Perhaps, someday, Robert Zemeckis will be thankful that Mars Needs Moms became one of the biggest flops in Hollywood history. The kids' film, which grossed an anemic $6.9 million dollars this past weekend on a $150 million dollar budget, is the latest (and last) motion capture animation failure to be bankrolled by Disney and produced by Zemeckis's ImageMovers studio. On Tuesday, Disney announced it's killing his ill-conceived 3D animated adaptation of The Beatles Yellow Submarine, possibly signalling the end of the Zemeckis motion capture mini-era.
To recap: Ever since 2004 when Zemeckis made his first foray into motion-capture animation with The Polar Express, he's been binging on the technology. He reeled off a bizarre rendition of Beowulf and a forgettable version of The Christmas Carol, and produced lesser motion capture titles like Monster House and the previously mentioned Mars Needs Moms.
Even though every one of those films largely avoided a critical drubbing, audiences were never really receptive to his approach to the technology (unlike James Cameron with Avatar). Because of the massive production budgets of the titles (Polar Express and Christmas Carol cost $165 million and $200 million respectively), each of his projects barely broke even at the box office. If it wasn't for Mars bombing, however, the once-bulletproof director may have been able to churn out these break even titles in perpetuity.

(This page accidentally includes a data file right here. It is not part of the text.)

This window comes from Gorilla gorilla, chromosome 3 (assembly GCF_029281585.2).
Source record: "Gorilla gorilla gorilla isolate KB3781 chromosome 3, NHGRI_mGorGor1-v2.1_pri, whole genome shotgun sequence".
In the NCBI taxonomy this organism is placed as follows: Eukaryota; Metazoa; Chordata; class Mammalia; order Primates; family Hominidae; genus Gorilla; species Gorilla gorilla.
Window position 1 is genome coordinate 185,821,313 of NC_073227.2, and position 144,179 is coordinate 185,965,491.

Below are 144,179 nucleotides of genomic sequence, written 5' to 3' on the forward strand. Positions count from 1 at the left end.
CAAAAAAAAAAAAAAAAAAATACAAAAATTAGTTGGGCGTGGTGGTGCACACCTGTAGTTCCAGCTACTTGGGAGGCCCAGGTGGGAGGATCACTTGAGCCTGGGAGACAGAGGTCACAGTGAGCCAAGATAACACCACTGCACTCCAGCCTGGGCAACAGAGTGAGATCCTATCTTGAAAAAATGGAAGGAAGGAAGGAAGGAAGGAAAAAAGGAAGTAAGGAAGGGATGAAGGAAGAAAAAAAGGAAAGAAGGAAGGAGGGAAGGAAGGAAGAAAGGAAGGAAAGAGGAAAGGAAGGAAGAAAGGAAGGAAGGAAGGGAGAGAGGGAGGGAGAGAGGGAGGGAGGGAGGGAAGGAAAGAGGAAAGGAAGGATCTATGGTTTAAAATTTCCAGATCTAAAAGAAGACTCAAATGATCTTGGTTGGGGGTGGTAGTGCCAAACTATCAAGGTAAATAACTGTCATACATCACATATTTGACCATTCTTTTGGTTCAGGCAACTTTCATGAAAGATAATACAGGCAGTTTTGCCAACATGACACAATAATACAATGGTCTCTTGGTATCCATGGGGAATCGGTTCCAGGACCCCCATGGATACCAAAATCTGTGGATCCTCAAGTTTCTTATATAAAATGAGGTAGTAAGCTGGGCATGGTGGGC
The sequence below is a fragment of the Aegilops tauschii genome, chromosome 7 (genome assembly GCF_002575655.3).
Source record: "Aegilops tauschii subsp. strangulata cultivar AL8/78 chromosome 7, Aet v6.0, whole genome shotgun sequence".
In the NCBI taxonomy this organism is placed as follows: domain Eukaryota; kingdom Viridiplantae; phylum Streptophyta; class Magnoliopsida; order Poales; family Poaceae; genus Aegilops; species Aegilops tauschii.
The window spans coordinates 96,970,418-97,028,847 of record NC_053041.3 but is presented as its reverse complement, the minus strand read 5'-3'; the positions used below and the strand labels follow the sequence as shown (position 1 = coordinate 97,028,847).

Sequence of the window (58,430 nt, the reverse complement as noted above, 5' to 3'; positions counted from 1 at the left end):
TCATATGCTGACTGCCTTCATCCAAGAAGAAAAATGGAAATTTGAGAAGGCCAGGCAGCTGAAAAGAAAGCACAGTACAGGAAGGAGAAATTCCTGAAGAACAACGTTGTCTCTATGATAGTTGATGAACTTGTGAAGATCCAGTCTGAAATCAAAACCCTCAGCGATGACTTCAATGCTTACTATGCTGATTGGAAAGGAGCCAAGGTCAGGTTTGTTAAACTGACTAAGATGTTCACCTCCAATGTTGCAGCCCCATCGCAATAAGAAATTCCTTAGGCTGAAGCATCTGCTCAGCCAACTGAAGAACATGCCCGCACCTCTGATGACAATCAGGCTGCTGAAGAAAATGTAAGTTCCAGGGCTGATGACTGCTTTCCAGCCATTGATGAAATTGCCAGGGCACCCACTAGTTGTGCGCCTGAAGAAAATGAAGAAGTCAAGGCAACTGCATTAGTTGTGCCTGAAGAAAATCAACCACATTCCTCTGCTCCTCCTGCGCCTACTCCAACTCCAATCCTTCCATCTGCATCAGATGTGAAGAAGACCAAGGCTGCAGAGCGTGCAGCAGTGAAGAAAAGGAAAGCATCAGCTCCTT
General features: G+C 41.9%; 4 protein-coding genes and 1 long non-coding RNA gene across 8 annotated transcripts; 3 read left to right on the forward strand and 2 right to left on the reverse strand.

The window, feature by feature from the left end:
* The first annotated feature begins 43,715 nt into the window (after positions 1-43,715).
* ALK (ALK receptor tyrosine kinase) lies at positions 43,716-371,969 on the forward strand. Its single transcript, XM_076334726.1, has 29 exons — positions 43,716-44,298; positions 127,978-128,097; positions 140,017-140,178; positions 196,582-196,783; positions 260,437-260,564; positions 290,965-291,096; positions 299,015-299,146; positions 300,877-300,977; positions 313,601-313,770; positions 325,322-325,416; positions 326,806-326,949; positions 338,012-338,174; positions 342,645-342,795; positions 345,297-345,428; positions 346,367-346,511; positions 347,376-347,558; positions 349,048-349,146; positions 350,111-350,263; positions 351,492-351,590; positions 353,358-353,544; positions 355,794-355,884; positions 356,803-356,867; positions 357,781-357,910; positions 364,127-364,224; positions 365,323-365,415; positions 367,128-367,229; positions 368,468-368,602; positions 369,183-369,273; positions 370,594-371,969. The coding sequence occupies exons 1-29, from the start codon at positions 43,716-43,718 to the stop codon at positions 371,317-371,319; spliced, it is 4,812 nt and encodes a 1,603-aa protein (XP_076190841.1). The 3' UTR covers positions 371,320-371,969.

Now, however, Disney has pulled the plug on a potential $150 million+ Yellow Submarine 3D musical and shuttered his studio. According to The Hollywood Reporter, as Mars premiered "Zemeckis left town over the weekend, flying to Montana to regroup." He's reportedly going to be making his live-action return soon--his return to form? Maybe.
As the Reporter notes, he might just be trying to find "a new home" for Submarine.
This article is from the archive of our partner The Wire.
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